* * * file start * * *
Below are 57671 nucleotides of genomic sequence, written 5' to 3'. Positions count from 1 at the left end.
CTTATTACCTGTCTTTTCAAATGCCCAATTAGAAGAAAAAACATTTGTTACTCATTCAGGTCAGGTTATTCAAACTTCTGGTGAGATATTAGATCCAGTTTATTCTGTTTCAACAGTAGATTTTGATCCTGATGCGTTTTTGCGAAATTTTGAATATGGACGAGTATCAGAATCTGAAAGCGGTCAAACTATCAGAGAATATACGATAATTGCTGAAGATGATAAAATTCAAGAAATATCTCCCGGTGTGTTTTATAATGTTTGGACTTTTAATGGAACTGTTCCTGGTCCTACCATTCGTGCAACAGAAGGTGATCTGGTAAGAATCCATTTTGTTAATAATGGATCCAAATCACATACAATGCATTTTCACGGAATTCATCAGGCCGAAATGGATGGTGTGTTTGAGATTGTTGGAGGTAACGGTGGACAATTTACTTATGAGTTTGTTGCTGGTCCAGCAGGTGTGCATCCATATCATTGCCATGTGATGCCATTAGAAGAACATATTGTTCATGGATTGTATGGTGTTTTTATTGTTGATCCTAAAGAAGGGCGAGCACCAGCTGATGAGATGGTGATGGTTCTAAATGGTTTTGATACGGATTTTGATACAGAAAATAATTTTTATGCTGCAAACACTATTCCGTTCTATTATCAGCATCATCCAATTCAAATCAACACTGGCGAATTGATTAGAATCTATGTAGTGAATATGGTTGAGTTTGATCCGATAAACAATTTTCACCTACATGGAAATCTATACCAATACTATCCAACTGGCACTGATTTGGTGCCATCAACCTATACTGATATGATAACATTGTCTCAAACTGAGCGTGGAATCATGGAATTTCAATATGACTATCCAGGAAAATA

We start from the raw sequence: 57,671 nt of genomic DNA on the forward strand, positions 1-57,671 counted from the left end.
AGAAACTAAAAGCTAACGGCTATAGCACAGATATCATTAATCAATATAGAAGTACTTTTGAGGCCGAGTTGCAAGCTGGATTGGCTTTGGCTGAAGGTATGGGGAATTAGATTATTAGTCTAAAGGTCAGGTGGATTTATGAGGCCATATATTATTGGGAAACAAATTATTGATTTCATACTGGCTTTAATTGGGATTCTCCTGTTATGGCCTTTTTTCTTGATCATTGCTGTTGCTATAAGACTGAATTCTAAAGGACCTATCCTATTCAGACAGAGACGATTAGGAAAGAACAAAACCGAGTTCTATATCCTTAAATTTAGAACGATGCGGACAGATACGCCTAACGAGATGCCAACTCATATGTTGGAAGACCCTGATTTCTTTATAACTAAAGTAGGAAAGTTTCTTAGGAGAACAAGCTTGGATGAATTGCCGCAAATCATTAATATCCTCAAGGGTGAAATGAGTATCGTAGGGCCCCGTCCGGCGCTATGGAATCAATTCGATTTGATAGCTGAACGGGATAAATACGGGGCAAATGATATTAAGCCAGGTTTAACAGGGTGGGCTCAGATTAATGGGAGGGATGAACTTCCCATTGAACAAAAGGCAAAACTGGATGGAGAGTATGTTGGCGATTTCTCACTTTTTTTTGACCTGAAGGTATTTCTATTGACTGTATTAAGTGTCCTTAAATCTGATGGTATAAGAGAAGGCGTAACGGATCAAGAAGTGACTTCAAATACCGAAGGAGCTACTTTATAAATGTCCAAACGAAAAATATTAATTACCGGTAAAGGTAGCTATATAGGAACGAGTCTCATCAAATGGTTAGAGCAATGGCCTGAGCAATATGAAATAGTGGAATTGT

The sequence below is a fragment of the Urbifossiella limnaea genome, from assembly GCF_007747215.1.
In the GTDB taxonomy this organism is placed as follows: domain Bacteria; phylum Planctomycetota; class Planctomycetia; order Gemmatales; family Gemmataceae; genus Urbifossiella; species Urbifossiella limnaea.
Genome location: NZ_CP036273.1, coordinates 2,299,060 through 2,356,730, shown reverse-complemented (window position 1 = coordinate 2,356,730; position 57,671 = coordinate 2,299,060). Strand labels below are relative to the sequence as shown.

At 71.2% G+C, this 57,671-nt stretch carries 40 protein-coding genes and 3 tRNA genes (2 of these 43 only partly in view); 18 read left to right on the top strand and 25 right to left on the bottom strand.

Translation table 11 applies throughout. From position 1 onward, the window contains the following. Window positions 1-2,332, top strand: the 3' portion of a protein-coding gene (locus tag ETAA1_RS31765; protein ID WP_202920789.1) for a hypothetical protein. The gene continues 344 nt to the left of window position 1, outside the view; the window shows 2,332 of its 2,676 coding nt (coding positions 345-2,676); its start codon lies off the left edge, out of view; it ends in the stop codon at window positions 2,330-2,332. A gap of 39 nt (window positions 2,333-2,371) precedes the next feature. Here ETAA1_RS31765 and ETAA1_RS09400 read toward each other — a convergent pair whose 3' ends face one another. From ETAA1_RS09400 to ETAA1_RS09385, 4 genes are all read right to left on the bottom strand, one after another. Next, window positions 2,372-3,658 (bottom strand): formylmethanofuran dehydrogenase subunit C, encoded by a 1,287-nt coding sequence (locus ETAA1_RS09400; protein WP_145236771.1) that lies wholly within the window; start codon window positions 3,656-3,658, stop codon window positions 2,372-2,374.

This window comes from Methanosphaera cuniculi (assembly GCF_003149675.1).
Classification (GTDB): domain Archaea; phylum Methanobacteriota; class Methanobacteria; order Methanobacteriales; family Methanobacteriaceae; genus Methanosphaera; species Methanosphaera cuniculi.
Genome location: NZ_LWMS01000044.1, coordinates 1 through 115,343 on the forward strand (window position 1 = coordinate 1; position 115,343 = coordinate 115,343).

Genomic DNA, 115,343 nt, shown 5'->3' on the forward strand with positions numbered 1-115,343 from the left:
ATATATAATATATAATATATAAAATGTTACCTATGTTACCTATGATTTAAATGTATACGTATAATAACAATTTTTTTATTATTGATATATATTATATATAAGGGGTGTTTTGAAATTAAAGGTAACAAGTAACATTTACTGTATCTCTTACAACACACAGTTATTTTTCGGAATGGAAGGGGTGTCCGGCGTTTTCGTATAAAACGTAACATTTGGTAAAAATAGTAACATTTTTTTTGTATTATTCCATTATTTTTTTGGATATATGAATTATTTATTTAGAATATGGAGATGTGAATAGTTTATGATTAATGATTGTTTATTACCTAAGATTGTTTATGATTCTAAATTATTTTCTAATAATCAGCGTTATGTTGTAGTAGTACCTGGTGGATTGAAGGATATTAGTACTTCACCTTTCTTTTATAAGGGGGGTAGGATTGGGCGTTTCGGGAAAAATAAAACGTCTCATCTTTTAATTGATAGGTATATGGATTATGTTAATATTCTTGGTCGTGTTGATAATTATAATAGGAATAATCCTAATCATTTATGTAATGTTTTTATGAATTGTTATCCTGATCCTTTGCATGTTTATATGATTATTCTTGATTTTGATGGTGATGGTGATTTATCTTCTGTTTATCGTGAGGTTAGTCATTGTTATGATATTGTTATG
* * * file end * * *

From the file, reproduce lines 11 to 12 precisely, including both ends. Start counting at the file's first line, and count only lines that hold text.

Classification (GTDB): domain Archaea; phylum Methanobacteriota; class Methanobacteria; order Methanobacteriales; family Methanobacteriaceae; genus Methanosphaera; species Methanosphaera cuniculi.
Genome location: NZ_LWMS01000044.1, coordinates 1 through 115,343 on the forward strand (window position 1 = coordinate 1; position 115,343 = coordinate 115,343).